Much like the wise Yiddish blessing Sonia Erlich of blessed memory, a congregant, always gave me as we bid goodbye on the phone – “Rebbe,” she would say, “Hab a guten tamid” – have a good constancy.
- Anivut – Humility
Having completed the morning daily service, the Kohen Gadol transitions to that part of the Avodah unique to Yom Kippur:
He washed his hands and feet
Took off the eight golden garments
Stepped into the mikvah
Put on four white garments
Washed his hands and feet
One wonders: Why when performing this part of the service does the Kohen Gadol wear the fewer, more simple white garments. Isn’t this part of the Yom Kippur service grander, deserving of the golden ones?
Perhaps, white represents the need for the Kohen Gadol at the height of his service to remain humble. Precisely when the Kohen Gadol is center stage, facilitating atonement for the priests and all of Am Yisrael, it is important for him to dress in the more modest white color.
This is not the only time the Kohen Gadol is reminded to remain self-effacing. The Talmud records that while we bow four times during the Amidah, the Kohen bows at each of the supplicating blessings (birkot bakashah) (Berakhot 34a). To paraphrase Rashi’s explanation of this law, “The higher one’s status, the more vital it is to be low and humble.”
In a similar vein, the Torah tells us that when the priests transition a person from a state of tum’ah (ritual impurity) to one of tahara (ritual purity), virtually all of the priests involved (except for the mazeh) become tamei in the process (Yoma 14a). Why? Perhaps, as has been noted, when the Kohen purifies another, it is quite possible for him to feel a sense of haughtiness, a brashness that can go to his head. After all, through his efforts, the person who was tamei has been released from a precarious state. To counteract these possible feelings of arrogance, the Torah declares that the Kohen, the purifier, must himself become impure. Precisely when reaching the pinnacle of strength, the Kohen is reminded of self-limitation, knowing he too will soon become impure.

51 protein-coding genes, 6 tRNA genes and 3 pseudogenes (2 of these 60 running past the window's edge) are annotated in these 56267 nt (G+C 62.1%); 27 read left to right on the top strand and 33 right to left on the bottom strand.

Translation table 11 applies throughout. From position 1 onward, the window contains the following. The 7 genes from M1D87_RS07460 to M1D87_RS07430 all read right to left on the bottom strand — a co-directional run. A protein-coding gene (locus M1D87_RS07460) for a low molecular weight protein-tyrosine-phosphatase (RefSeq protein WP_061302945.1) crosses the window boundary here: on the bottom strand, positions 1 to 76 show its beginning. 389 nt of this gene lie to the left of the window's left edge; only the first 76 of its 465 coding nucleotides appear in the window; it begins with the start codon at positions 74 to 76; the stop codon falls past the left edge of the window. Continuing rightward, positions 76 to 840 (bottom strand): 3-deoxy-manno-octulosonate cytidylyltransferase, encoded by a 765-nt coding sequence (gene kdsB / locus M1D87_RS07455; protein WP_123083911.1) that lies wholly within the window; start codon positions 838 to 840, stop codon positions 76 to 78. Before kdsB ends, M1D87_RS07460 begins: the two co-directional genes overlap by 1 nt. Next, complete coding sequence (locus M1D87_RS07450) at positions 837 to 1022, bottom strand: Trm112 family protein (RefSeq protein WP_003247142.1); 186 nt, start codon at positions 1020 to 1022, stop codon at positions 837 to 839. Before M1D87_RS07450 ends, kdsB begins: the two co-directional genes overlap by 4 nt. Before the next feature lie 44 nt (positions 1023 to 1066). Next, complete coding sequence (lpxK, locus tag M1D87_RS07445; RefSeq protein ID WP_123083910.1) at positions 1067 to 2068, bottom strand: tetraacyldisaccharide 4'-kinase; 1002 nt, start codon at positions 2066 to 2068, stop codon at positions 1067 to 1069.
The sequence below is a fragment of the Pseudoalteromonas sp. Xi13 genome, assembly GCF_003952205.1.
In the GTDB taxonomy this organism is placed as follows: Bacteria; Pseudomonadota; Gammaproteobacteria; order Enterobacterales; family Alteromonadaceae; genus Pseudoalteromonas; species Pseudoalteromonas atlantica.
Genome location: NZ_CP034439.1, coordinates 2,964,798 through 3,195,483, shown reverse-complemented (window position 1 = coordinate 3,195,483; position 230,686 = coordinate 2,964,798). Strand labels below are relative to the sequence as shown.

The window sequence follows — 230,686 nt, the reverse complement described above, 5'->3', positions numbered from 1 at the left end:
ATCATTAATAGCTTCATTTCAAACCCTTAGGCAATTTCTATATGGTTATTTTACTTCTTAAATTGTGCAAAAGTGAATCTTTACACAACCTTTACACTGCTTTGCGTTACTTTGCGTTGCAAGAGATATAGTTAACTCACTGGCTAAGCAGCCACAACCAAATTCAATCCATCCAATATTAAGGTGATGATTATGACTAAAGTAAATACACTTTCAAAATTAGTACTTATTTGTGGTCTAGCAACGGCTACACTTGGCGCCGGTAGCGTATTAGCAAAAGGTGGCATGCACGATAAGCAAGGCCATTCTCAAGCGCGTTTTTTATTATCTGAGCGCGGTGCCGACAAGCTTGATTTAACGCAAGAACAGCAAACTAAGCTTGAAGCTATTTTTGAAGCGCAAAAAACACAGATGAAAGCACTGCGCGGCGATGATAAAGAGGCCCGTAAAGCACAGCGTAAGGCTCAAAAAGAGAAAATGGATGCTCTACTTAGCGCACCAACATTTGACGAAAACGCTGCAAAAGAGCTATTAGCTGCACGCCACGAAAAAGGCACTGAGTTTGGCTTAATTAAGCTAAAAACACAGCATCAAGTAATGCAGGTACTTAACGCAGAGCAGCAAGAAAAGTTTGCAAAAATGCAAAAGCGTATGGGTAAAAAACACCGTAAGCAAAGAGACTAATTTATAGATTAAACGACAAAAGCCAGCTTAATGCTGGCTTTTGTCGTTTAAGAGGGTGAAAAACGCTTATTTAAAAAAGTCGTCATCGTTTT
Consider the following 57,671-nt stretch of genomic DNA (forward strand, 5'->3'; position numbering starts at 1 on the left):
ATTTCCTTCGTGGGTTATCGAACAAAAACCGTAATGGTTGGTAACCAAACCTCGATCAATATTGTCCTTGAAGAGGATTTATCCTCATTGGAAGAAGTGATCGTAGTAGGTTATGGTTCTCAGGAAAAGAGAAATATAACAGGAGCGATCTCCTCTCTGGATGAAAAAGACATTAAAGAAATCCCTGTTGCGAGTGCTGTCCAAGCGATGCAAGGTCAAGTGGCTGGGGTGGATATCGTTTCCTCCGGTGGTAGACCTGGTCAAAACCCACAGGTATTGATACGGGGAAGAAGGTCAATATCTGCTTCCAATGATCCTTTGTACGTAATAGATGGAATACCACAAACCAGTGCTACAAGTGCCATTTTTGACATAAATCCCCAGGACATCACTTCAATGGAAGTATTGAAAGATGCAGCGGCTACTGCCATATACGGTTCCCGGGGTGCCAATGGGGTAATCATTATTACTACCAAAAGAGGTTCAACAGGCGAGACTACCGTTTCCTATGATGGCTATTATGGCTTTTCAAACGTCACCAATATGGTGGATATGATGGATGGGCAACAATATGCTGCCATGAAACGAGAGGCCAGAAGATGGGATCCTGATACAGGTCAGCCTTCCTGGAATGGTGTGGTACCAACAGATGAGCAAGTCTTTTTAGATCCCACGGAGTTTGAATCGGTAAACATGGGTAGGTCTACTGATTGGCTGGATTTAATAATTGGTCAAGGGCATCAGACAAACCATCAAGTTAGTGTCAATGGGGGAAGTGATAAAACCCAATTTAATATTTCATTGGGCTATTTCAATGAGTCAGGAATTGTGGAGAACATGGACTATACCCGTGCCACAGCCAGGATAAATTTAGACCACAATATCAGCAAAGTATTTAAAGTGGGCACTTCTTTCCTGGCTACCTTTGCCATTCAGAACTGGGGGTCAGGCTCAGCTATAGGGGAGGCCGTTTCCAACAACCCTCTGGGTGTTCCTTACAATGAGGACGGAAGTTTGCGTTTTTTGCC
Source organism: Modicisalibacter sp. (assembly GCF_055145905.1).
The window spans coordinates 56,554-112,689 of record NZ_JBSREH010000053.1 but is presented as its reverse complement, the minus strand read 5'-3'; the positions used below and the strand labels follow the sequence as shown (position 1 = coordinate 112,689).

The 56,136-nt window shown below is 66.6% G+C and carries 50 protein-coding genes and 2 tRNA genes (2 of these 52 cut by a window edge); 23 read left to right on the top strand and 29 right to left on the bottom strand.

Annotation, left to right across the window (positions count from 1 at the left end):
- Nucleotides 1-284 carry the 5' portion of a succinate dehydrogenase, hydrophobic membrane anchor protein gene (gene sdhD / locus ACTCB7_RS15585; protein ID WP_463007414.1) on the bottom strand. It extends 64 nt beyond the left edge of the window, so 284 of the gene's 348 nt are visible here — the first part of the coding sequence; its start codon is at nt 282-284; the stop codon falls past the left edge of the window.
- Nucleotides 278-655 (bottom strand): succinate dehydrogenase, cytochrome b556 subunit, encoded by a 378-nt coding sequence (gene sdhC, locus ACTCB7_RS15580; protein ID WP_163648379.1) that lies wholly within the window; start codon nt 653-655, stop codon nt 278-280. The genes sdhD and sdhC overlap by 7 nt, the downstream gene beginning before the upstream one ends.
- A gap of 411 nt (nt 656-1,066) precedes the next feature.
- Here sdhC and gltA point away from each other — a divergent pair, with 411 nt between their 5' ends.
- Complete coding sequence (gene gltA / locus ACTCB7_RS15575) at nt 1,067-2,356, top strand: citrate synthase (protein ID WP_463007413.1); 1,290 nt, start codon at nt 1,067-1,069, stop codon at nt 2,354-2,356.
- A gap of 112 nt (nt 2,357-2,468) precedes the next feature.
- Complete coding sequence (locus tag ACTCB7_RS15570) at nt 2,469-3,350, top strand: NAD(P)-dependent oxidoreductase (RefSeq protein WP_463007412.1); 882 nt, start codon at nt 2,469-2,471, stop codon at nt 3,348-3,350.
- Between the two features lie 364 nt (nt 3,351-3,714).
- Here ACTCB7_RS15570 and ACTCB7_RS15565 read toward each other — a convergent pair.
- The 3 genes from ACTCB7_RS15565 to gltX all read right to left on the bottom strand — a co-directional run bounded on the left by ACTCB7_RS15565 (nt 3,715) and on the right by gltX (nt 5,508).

To paraphrase the Talmud, “Wherever one finds greatness, there is humility.” (Megillah 31a)
- Keshot Atzmekha – Self-Judgement
His ox stood
He leaned his hands on its head
And confessed his sins
And this was his confession
Please O Lord
I have sinned, acted wickedly, and rebelled against you,
I beg you, with Your Name – atone my sins.
Placing his hands atop the ox in the courtyard (azarah) near the sanctuary (heikhal), the Kohen Gadol asks for personal atonement, for himself, his wife and his household. He does so two other times: before slaughtering the bull, asking atonement for all kohanim; and before sending the goal l’Azazel, imploring that all of Israel be forgiven.
This teaches an important lesson – before atoning for others, one must atone for oneself. The movement is from the inner to the outer, as the Gemara states, “act properly before requiring others to do so” (Baba Batra 60a). In other words, you can’t facilitate atonement for others without self-atonement. An important principle of leadership emerges: “Cleansing” others begins by “cleansing” oneself.
- Mashma’ut Shel Haser Ha’Mashma’ut – Significance of the Insignificant
The High Priest then walked
To the eastern side of the courtyard
Where there stood a pair of goats
Identical in color and height
Ready to atone
Two golden lots were mixed
One lot for God
And the other for Azazel
He shouted aloud
A sin offering for the Lord
Rabbi Ahron Soloveichik suggests that on a spiritual level, the “lots ritual” reminds us that what appears to be an insignificant action can have significant ramifications. The goats, as the Mishnah notes, were similar in appearance, height, size and value (Yoma 62a). Yet, a slight shift of the High Priest’s hand brought about different destinies for the goats – one to the Lord, the other to Azazel.
So, too, in life. It is often the case that a word, a kind gesture, a simple show of concern can make the whole difference.
A story illustrates this point: A rabbi asked: how far is east from west? “From Israel to New York, from New York to California, from the front of a study hall to its back” the students responded. No, said the rebbe, how far, “ein klein drei” – one little turn and from facing west you are facing east. Yes, the slightest movement can make the difference between la’Shem and l’Azazel.